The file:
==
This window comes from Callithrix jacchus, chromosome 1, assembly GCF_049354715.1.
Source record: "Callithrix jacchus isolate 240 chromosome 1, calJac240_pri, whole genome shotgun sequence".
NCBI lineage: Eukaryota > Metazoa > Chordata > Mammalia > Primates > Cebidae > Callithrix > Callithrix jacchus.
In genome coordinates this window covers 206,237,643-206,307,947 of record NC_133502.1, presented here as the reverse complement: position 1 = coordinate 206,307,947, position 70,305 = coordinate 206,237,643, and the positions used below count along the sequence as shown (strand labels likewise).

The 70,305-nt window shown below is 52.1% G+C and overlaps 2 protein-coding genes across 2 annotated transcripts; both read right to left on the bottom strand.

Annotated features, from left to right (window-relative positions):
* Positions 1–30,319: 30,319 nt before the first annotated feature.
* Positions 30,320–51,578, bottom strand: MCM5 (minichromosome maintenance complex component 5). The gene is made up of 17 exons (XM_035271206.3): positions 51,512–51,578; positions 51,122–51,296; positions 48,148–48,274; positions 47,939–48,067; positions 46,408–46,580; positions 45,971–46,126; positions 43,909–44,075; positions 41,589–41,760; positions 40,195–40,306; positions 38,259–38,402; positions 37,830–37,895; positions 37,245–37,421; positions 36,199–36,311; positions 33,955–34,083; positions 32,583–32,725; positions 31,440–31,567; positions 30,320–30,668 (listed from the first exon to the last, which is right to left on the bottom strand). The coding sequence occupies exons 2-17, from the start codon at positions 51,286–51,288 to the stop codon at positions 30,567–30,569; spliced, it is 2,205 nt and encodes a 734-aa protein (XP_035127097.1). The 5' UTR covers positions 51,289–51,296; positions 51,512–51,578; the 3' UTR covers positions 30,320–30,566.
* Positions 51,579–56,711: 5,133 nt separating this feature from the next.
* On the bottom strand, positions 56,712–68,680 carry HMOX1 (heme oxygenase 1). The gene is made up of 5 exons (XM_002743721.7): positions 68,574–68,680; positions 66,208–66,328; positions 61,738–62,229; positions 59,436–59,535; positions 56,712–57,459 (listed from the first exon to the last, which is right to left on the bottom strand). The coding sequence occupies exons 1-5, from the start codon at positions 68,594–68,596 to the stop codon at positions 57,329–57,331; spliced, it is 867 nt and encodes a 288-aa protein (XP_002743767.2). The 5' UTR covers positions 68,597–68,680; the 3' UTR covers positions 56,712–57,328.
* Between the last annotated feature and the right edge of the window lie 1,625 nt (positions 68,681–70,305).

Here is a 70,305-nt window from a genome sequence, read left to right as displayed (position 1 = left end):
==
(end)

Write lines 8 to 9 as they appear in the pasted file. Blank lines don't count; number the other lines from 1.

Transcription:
* Positions 30,320–51,578, bottom strand: MCM5 (minichromosome maintenance complex component 5). The gene is made up of 17 exons (XM_035271206.3): positions 51,512–51,578; positions 51,122–51,296; positions 48,148–48,274; positions 47,939–48,067; positions 46,408–46,580; positions 45,971–46,126; positions 43,909–44,075; positions 41,589–41,760; positions 40,195–40,306; positions 38,259–38,402; positions 37,830–37,895; positions 37,245–37,421; positions 36,199–36,311; positions 33,955–34,083; positions 32,583–32,725; positions 31,440–31,567; positions 30,320–30,668 (listed from the first exon to the last, which is right to left on the bottom strand). The coding sequence occupies exons 2-17, from the start codon at positions 51,286–51,288 to the stop codon at positions 30,567–30,569; spliced, it is 2,205 nt and encodes a 734-aa protein (XP_035127097.1). The 5' UTR covers positions 51,289–51,296; positions 51,512–51,578; the 3' UTR covers positions 30,320–30,566.
* Positions 51,579–56,711: 5,133 nt separating this feature from the next.